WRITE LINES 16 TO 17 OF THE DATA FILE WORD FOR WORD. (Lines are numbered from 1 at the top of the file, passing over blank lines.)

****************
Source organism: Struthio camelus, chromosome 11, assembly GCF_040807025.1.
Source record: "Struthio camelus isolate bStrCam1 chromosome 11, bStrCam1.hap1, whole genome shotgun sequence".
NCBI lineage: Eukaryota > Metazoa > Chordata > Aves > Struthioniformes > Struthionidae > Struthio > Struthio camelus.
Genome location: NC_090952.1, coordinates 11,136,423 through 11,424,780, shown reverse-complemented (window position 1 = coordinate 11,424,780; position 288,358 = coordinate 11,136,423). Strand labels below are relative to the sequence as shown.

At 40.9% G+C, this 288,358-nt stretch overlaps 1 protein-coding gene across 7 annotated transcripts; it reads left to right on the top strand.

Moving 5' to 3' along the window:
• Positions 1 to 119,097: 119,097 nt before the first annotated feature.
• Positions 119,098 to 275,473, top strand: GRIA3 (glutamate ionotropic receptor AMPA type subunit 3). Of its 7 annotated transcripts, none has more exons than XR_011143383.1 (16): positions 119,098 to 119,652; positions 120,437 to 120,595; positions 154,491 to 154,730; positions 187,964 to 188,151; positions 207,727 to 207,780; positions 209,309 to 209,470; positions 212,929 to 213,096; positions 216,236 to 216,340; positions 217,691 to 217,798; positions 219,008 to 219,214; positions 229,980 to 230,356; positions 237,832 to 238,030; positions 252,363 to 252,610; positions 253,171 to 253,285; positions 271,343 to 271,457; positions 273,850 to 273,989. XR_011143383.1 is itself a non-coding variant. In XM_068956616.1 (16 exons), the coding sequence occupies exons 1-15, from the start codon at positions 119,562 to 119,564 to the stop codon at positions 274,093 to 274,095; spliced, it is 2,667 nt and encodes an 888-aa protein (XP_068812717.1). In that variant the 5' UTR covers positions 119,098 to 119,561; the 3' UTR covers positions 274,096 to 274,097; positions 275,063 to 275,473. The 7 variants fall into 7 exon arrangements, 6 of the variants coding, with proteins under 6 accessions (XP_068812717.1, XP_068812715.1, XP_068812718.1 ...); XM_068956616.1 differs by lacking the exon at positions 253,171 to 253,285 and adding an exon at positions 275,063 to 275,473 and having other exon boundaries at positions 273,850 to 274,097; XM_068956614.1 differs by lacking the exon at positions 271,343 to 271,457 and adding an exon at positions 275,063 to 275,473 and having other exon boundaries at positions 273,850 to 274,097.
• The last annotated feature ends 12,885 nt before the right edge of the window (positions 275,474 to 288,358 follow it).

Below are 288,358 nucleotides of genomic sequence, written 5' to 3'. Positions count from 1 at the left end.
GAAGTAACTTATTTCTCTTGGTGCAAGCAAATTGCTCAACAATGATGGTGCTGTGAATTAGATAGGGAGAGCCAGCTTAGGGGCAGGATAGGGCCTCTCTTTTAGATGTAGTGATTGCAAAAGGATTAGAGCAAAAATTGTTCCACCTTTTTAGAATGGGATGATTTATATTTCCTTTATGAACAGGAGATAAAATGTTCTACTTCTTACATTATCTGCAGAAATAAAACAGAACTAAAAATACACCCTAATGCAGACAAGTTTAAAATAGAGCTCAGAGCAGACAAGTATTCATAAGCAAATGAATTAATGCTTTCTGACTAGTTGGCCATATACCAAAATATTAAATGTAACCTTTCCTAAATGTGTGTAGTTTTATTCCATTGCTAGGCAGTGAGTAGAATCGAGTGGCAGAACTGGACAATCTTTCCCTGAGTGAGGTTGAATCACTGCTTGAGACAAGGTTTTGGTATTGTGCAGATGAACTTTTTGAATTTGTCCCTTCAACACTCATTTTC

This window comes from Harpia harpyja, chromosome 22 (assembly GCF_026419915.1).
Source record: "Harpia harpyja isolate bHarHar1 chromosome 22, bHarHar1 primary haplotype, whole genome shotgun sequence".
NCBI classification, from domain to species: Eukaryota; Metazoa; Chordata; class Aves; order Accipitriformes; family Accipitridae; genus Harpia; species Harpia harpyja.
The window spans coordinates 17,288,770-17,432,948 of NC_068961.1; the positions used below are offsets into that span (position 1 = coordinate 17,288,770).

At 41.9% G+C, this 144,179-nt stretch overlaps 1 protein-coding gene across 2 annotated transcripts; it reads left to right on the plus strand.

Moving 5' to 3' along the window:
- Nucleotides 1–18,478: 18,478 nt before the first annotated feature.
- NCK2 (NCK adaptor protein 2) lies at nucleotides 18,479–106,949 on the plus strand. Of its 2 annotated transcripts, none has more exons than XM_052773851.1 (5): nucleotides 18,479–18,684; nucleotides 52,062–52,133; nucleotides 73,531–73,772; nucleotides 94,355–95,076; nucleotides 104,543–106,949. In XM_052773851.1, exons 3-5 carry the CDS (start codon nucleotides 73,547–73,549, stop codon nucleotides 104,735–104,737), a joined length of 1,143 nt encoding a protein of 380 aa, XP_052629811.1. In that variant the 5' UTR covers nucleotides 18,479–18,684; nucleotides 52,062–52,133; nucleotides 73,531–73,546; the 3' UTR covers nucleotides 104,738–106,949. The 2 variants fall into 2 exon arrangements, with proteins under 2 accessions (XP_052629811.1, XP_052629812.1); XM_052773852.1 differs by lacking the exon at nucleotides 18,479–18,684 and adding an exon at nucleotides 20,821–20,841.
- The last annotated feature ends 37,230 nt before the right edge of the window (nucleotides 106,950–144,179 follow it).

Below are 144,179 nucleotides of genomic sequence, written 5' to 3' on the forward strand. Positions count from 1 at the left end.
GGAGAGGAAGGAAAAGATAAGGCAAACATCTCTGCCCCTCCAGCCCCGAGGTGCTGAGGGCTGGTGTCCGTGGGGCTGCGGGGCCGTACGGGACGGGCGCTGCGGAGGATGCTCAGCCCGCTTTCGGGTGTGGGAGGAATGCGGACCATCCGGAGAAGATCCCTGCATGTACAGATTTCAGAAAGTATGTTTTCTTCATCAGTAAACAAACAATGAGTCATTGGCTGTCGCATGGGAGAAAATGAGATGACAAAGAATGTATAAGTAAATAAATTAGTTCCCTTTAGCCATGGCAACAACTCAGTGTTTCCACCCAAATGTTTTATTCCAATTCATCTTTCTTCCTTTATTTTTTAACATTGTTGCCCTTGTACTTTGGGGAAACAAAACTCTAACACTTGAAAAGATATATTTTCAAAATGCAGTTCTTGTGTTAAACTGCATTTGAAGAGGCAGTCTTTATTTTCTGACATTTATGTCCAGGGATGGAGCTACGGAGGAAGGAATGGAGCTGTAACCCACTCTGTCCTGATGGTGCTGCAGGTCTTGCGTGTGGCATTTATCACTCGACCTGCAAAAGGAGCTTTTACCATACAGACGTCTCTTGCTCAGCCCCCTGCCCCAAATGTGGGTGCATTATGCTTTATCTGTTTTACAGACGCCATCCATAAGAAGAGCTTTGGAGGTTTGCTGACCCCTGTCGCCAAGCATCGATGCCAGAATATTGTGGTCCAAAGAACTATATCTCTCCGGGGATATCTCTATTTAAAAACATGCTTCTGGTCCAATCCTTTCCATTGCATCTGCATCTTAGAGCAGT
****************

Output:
At 41.9% G+C, this 144,179-nt stretch overlaps 1 protein-coding gene across 2 annotated transcripts; it reads left to right on the plus strand.

Moving 5' to 3' along the window: